SEATTLE — With the non-waiver trade deadline looming on Monday, the Mets most definitely are sellers. Their focus has shifted to winning in 2018. But on Friday night, they worked toward the future by acting like buyers, trading two prospects to the Marlins for closer A.J. Ramos.
The surprise move unfolded in the middle of a 7-5 victory over the Mariners, the Mets’ seventh victory in 10 games.
Before a large contingent of friends and family, Michael Conforto enjoyed a happy homecoming. Playing for the first time near his native Redmond, Washington, the All-Star hit a pair of solo home runs, with the latter tying the score as part of a three-run rally in the eighth.
“I saw some familiar faces around the dugout and behind home plate,” Conforto said. “Just people that have helped me along the way — coaches, teachers, people from my hometown . . . It doesn’t get any better than that.”
After Wilmer Flores beat out a potential double-play ball to keep the eighth inning alive, Neil Walker singled home the go-ahead run in his first game back off the disabled list, where he had spent the last six weeks with a hamstring injury. Curtis Granderson’s RBI single added an insurance run.
However, the on-field result proved secondary to a trade that helped the Mets on two separate fronts as they continue their sell-off.
Dealing for Ramos took a live arm off the current trade market, which only enhanced the value of closer Addison Reed, who nailed down his 19th save in 21 chances. According to a source, the Mets still intend to trade Reed by Monday’s 4 p.m. deadline.
More importantly, the trade bolstered the bullpen for 2018, with Ramos under team control in his final year of arbitration. Rather than strengthening a weak bullpen for next season by handing out a costly multiyear contract in free agency, the Mets added Ramos for the remainder of his salary this season and the roughly $9 million he likely will command in 2018. It is his final year of control, meaning that it essentially is a one-year deal, which carries far less risk.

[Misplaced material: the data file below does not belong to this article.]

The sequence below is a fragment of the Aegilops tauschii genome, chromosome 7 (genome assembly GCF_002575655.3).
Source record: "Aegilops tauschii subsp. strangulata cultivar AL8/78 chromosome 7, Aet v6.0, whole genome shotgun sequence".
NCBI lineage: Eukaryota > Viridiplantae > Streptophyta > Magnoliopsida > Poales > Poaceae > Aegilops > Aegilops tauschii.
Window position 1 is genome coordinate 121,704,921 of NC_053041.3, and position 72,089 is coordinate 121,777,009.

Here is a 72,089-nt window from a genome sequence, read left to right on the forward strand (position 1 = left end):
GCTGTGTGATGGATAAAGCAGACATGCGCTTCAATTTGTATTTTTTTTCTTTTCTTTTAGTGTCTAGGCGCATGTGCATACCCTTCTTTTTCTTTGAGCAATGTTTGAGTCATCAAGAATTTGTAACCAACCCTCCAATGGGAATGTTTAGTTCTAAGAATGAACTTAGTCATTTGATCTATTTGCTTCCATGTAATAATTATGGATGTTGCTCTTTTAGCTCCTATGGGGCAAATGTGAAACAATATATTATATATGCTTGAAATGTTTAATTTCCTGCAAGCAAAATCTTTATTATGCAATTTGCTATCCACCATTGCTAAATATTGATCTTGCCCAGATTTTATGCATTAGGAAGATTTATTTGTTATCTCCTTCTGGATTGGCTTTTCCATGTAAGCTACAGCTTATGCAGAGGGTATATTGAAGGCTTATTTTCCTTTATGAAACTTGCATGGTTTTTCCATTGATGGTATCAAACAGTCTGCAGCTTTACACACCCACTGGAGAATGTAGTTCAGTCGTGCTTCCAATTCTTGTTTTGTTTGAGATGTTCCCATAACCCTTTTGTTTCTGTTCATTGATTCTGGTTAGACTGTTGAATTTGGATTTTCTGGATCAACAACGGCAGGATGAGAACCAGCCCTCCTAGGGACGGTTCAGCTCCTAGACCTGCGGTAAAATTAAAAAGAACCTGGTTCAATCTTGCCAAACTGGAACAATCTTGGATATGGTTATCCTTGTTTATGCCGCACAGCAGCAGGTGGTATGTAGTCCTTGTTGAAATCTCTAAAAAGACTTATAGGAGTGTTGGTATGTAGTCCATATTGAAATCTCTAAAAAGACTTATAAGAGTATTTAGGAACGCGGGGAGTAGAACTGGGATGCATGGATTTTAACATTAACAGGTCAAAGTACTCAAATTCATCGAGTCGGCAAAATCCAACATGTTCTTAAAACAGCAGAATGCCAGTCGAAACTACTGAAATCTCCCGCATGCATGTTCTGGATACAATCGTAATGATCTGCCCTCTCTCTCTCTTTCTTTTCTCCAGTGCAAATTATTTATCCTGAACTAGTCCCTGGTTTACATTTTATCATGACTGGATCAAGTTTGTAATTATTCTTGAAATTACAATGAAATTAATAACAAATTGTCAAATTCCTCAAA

Ramos, 30, joins a bullpen core for next season that will include lefty specialist Jerry Blevins and closer Jeurys Familia.
“Anything to help shore up our bullpen is a good move,” manager Terry Collins said.
Ramos, a former All-Star, had 20 saves and a 3.63 ERA for the Marlins this year. In the last three seasons, he has 92 saves, a 2.79 ERA and 207 strikeouts in 174 innings. He has allowed 127 hits and 83 walks for a 1.21 WHIP.
The Mets sent righthander Merandy Gonzalez and outfielder Ricardo Cespedes to the Marlins.
Gonzalez, 21, was the Mets’ ninth-ranked prospect, according to mlb.com. He was 12-3 with a 1.78 ERA in 17 starts between Class A Columbia and Class A St. Lucie.
Cespedes, 19, is hitting .255 in a season split between the rookie-level Gulf Coast League, Class A Columbia and Class A Brooklyn. He was the 22nd-ranked prospect in the Mets’ system, according to mlb.com.
With Ramos off the board, the Mets are even more emboldened to hold out for a strong return for Reed, one of the top arms on the market. According to a rival executive, the Mets’ demands for Reed remain “very high,” an indication of their confidence that his market is still healthy. He has been linked to the Brewers, Red Sox and Dodgers, among others.
Reed, 28, who has a 2.57 ERA, has been one of the National League’s top relievers since arriving in a trade from the Diamondbacks in 2015. He has piqued the interest of more than a half-dozen teams, a source said. Unlike Ramos, Reed is not under control next year, meaning he will be a free agent.
“If it’s going to happen, it’s going to happen,” Reed said of the possibility of a trade. “I can’t control it.”
Teams also have approached the Mets about Blevins, only to be told that he will not be moved. It’s a sign that the Mets likely will pick up his $7-million option for next season. Entering Friday night, Blevins, 33, had held lefthanded batters to a .173 average. If the Mets are contenders next season, he will be a valuable asset.
Interest in Granderson has picked up somewhat. The Brewers have emerged as a suitor for the 36-year-old, a source said Friday night. The sides have maintained a dialogue, but as of Friday night, a move was not imminent.
Granderson is hitting .225 with 13 homers and 38 RBIs, with his production bouncing back to near career norms after a brutal start to his season.
Infielder Asdrubal Cabrera also has been among those with some demand for his services. He started at third base for the fifth time this season, part of the Mets’ efforts to showcase his versatility. He also has perked up at the plate, collecting three hits Friday night to continue what has been a productive road trip.
But for others potentially on the trade block, their chances of staying put seem to be increasing by the day.
The Mets have signaled that they have little appetite for trading away players who remain under team control past this season. It’s why they haven’t wavered from a sky-high asking price for Jacob deGrom, essentially making him untouchable, according to a rival executive.
Rightfielder Jay Bruce and catcher Rene Rivera also might stick around past the deadline.
The Cubs have been in search of a backup catcher and had been in discussion with the Mets about Rivera, who will turn 34 on Monday. A source said those talks have stalled, leaving a potential deal unlikely.
Bruce, 30, hit his 27th homer in the first inning. He remains on pace for one of the best seasons of his career, but a source said interest has remained mild. If he isn’t traded, the Mets have considered making a qualifying offer in the offseason.